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The Role Social Connectedness Plays in Suicide
-Carolyn V. Coarsey, Ph.D.
“QPR differs from other suicide prevention programs in that it
recognizes that even socially isolated suicidal individuals have
contact with potential rescuers, e.g., friends, family, school
-Paul Quinnett, Ph.D.,
Founder & CEO, QPR Institute
"In my entire eight-day visit to the hospital, I only saw a
doctor one time. The hospital gave me a place to hide. The
funny thing (that happened) while I was there…and the best
therapy was that I started having visitors. I had so many
visitors; my commander, my branch chief, friends, neighbors,
supervisors—people I thought did not care because they did
not notice. Because when you are depressed you have a
semi-façade…. These people really care. They talk to you as a
human being. They talk to you from an element of understanding
and that did more good for me than anything else."
-Air Force Member who provided testimony in a 2001 video, produced by
the Office of Survivor Assistance
This survivor of two suicide attempts provided an example of how support
from peers, friends, co-workers, is crucial in assisting someone in need of
help. In 2011, when the Centers for Disease Control and Prevention
(CDC) began a major effort to address the growing numbers of suicide
in the US, they adopted promoting social connectedness as its strategic
direction for preventing suicidal behavior . The CDC defines
connectedness as the “degree to which a person or group is socially close,
interrelated, or shares resources with persons or groups.”
One of the actions that the CDC recommended was defined as “creating
and sustaining peer-delivered services and support groups.” QPR provides
a framework for peers, co-workers, family members and all groups where
people are already connected, naturally. While QPR also supports the
involvement of an organization’s employee assistance program, and help
from those professionally trained, QPR is based on the premise that
anyone can learn to help a friend remain safe during times when
problems in life may seem insurmountable—as was the case in the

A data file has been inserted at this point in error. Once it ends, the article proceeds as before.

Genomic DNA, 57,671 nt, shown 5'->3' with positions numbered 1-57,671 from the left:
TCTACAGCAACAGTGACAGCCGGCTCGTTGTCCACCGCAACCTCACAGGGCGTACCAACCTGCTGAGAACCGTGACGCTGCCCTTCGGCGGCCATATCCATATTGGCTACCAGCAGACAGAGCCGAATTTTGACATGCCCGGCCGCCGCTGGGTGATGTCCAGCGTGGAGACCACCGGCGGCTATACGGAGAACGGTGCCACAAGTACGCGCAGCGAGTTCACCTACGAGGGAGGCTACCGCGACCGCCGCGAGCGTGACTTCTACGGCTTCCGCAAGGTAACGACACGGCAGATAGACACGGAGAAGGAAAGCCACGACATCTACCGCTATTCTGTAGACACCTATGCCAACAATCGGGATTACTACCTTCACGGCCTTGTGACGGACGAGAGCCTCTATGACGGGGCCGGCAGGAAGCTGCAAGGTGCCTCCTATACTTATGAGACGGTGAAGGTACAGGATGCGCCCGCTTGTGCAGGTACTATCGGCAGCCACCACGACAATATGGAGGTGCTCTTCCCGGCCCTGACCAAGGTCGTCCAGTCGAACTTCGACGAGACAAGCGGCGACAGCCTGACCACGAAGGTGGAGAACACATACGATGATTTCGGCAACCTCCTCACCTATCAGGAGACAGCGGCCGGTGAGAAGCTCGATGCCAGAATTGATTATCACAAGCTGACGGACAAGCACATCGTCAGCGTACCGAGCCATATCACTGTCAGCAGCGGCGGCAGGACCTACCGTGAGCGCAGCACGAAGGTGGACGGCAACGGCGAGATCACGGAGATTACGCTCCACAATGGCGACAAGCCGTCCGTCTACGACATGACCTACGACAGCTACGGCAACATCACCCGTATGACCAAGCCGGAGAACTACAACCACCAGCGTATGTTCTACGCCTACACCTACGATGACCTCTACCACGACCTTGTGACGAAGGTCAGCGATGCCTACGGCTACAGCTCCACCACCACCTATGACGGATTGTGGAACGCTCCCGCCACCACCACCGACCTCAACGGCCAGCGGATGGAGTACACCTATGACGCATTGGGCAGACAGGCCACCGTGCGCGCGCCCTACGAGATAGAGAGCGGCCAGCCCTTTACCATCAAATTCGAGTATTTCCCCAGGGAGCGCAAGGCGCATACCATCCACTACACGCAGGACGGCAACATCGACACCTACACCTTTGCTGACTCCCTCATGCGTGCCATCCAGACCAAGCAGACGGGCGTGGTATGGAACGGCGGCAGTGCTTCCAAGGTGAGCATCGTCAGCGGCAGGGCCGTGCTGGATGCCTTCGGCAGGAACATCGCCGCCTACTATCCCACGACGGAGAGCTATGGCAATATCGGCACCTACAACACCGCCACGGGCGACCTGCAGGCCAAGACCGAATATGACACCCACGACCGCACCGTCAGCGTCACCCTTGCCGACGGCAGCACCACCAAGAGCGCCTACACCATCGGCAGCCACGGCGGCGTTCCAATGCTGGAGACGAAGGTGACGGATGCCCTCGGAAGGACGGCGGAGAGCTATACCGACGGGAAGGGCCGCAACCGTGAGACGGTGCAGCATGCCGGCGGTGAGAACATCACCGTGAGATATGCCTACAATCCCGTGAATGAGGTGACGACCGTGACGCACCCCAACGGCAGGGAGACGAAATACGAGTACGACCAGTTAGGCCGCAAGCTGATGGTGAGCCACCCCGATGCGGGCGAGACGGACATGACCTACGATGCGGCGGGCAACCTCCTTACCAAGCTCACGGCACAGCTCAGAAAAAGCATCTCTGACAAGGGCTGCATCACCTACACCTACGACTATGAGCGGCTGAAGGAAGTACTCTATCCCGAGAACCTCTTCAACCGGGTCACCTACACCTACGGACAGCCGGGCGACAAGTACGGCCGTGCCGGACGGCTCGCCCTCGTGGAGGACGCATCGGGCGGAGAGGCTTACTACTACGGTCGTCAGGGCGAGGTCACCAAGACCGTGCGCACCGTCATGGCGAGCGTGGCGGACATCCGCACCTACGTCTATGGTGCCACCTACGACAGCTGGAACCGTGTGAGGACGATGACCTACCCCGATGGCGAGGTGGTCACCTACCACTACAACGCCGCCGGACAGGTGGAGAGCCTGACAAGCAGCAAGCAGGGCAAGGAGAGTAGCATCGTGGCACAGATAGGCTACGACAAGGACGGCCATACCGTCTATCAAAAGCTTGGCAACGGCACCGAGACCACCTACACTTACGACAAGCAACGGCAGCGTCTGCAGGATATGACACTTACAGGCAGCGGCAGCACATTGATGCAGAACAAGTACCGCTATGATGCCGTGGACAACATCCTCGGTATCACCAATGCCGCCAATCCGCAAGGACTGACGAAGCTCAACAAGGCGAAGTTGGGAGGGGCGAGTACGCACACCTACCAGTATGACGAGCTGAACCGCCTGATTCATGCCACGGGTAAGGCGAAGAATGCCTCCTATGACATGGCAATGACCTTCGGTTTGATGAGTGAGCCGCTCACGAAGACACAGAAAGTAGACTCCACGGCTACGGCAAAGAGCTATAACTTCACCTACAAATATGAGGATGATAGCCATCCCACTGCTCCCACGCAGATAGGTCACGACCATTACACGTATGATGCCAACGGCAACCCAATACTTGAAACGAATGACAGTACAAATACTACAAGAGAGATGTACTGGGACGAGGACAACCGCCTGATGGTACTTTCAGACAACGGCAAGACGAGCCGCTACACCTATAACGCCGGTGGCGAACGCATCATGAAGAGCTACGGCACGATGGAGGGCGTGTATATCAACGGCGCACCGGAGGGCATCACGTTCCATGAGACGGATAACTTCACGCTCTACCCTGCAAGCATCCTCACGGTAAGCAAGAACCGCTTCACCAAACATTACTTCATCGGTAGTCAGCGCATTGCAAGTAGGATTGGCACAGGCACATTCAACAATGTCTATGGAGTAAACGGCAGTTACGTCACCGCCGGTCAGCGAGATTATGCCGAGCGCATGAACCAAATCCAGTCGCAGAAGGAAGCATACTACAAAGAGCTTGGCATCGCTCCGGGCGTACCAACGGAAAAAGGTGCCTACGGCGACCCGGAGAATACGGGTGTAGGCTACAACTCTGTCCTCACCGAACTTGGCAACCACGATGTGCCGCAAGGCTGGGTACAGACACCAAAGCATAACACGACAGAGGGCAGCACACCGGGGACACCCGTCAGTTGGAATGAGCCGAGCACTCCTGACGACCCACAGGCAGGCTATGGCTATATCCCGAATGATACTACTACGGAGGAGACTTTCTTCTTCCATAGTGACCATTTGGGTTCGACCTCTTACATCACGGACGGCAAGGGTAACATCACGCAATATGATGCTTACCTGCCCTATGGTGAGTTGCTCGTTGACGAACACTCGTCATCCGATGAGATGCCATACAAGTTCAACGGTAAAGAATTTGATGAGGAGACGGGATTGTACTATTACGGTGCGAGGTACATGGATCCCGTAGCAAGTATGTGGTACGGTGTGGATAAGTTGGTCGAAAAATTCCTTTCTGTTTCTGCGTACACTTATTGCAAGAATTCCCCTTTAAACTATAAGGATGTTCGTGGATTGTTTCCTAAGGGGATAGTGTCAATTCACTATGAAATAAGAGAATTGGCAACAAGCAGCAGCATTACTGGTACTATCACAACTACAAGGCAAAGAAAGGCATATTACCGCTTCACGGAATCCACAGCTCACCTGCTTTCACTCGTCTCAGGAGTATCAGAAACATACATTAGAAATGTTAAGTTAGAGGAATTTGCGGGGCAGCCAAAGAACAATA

above service member’s quote.
At the Family Assistance Foundation, since we have adopted the QPR
model and have begun conducting Gatekeeper Training and providing
certification for our members, allowing them to conduct their own
in-house training, we continue to receive reports about its suitability
for the workforce. Whereas many people were once afraid to offend a
friend or co-worker by showing an interest in their personal lives, the
QPR model gives examples of how to approach someone and the
effectiveness of doing so. Feeling connected and knowing that another
person has an interest in our emotional health goes a long way in
supporting the social connectedness that is proven to save lives.
"While the QPR method was developed specifically to detect and
respond to persons emitting warning signs, QPR has also been
more widely applied as a universal intervention for anyone who
may be experiencing emotional distress."
-Paul Quinnett, Ph.D.,
Founder & CEO, QPR Institute
In one of the Foundation’s member companies where they are providing
Gatekeeper Training to virtually all of the employees, a recent death
caused an interesting response. The death was in no way related to
suicide. However, the employees who are providing the training received
an increase in phone calls from co-workers they had trained. The calls
were not related to suicide but rather were made by people reaching
out—socially. The loss of a valued team member seems to have caused
many of the employees to want to connect with someone they felt they
could confide in about their feelings surrounding the death of a co-worker.
A representative from another company using the QPR model reported
that he finds himself engaging more on an emotional level with colleagues
and friends. He believes that his QPR Training has helped him tune in
more to what is going on with family and friends. This feedback from our
corporate members, along with examples where employees have directly
intervened when they recognized warning signs, continues to validate the
usefulness of this model for effective application in the workplace.
prevention of suicidal behavior: Promoting individual, family, and community
connectedness to prevent suicidal behavior.
If you are interested in learning more about how to become a Gatekeeper
and becoming part of a more extensive network that is dedicated to
suicide prevention, see www.qprinstitute.com. To learn more about the
training classes offered by the Family Assistance Foundation and for
information about upcoming Gatekeeper classes and how you can
become a trainer within your workplace go to fafonline.org. You can also
contact Stephen Young at email@example.com.
Upcoming Gatekeeper Trainings
Hong Kong Gatekeeper Training
Hong Kong Train-the-Trainer
Burbank Gatekeeper Training
QPR Gatekeeper and Train-the-Trainer Training will be offered at
additional locations when additional dates for Foundation
Member-Partner Meetings are announced for 2019.
QPR stands for Question, Persuade and Refer and is a research-based
intervention that anyone can learn. The Foundation works with the QPR
Institute to customize this successful intervention for cruise lines,
aviation companies, human resources professionals and other workplace
groups. Please contact firstname.lastname@example.org at the Foundation if
you would like to know more about how you can learn to be a QPR
Gatekeeper in your organization. You can also learn how you can become
a certified trainer of the QPR Gatekeeper model. Contact the Foundation
to discuss your interests.
© 2018 QPR Institute Inc./Family Assistance Education & Research Foundation
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